The gross domestic product (GDP) growth rate for the December quarter of financial year 2019-20 (Q3FY20) came in at a 27-quarter low of 4.7 per cent. The numbers would have been much lower if the third quarter growth of FY19 was not revised downwards to 5.6 per cent (from 6.6 per cent earlier). The government has also revised upwards the GDP growth figures for Q1 and Q2 of FY20 to 5.6 per cent and 5.1 per cent, respectively from 5 per cent and 4.5 per cent earlier.
The growth in the third quarter was supported mainly by two factors – consumption (private and government) and low negative net exports. While the private final consumption expenditure grew sequentially from 5 per cent (Q1FY20) to 5.9 per cent (Q3FY20), this uptick in growth is not in sync with the quarterly performance of consumer companies, underlining that a large part of consumer demand is being supported by the unorganised sector. Within the consumption segment, it was the Government Final Consumption Expenditure (GFCE) – which grew at 11.8 per cent -- that did the heavy-lifting. Although it is lower than the second quarter growth of 13.2 per cent, it is higher than 7.0 per cent growth logged in the third quarter of the previous year. Besides, weak commodity prices due to a sluggish global economic recovery, too, helped the economy in the recently concluded quarter. Contraction in imports, which hit a 24-quarter low of -11.2 per cent, led to net exports/GDP declining to -1.4 per cent (-Rs 50,489 crore) in the third quarter of FY20 from - 3 per cent (- Rs 1,04,580 crore) in Q3FY19, and -2.1 per cent (- R 76,415 crore) in Q2FY20.
That apart, the slowing demand and large ideal capacities -- that has fallen to its lowest level (a contraction of 5.2 per cent) in the 2011-12 base series -- impacted the investment demand (fixed capital formation) in the recently concluded quarter.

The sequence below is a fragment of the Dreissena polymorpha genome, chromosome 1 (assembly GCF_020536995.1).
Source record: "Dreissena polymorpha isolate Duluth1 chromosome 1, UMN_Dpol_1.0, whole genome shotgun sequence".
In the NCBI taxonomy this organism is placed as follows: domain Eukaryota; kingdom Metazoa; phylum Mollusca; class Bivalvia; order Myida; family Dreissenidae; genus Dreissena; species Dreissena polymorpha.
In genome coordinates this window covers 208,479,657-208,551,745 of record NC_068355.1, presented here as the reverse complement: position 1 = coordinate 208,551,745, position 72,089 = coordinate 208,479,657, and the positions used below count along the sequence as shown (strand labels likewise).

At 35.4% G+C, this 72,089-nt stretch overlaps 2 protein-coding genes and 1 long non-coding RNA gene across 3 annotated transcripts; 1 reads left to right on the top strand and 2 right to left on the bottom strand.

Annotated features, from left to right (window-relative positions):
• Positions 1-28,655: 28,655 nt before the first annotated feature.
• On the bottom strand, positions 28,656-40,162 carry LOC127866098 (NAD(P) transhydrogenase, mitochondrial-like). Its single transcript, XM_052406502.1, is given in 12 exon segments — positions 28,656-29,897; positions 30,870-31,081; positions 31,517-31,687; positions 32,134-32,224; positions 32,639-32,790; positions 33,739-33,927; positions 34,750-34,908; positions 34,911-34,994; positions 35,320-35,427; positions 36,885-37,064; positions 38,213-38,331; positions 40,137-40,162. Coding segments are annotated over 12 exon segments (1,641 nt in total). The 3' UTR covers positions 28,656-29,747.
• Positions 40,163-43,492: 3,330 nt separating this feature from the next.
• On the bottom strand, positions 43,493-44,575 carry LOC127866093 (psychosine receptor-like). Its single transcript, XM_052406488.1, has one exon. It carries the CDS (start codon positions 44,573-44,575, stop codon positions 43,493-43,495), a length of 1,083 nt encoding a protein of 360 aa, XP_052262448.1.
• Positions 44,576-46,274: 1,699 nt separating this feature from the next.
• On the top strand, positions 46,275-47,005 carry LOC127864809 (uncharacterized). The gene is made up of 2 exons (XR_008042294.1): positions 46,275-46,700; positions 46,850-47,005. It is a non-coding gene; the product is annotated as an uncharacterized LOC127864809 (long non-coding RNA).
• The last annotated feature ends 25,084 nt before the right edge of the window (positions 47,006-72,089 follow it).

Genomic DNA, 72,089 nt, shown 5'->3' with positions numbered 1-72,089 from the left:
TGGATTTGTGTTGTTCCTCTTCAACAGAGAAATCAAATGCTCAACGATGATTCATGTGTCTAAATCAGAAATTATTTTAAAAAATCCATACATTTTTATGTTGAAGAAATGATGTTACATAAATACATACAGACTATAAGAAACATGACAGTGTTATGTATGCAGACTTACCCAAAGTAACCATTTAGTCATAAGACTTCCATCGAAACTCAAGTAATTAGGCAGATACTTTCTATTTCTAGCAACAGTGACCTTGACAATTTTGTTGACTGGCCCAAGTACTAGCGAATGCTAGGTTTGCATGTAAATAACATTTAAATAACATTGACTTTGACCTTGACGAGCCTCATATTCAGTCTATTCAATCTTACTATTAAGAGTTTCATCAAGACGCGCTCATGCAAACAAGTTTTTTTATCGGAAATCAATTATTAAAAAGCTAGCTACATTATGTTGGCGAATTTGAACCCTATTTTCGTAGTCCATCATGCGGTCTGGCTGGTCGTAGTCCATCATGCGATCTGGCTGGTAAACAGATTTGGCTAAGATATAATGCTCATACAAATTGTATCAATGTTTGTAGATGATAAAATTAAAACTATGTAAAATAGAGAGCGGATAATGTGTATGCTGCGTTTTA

On the services front, the sector grew at 7.4 per cent – a three-quarter high – having received significant support from the government spending. Services sector, excluding public administration, defence and other services, grew by 6.6 per cent. Meanwhile, manufacturing sector, which is the largest component of the industrial sector, continued to limp at -0.2 per cent, while construction grew at 0.3 per cent. As both are employment intensive sectors, there growth is critical for the generation of employment in the economy.
Further, the core gross value added (GVA) growth (excluding agriculture, public administration, defence and other services) has declined to 3.7 per cent in the third quarter of FY20 to hit its lowest level in the 2011-12 series. This suggests that the heavy lifting of the GDP growth is done mainly by the government, which has its limitations due to absence of significant fiscal space.
The impact of rising inflation is being reflected in the nominal GDP growth, which has jumped to 7.7 per cent in the quarter under review, from 6.4 per cent in the September quarter. The inflation print in the fourth quarter is expected to log a similar trend as seen in the third quarter, which could result in the nominal GDP growth in 2019-20 breaching the NSO estimate of 7.5 per cent. Although an inflation-led higher nominal GDP growth is an “inflation tax” on consumers, (but) from a fiscal point of view, this might lead to a boost in the tax collection going ahead. Furthermore, weak global demand conditions and coronavirus-led commodity price, especially crude, easing would continue to provide some relief in the form of low negative net exports.
With no clear sign of economic recovery is the short-run, classical response would have been a monetary policy action. However, with limited monetary policy space, India-Ratings and Research believes the Reserve Bank of India (RBI) will continue to focus on monetary transmission through long-term repo operation (LTRO)/operation twist as probability of a rate cut is low.
Disclaimer: The author is a Chief Economist at India Ratings. Views expressed are personal. They do not reflect the view/s of Business Standard.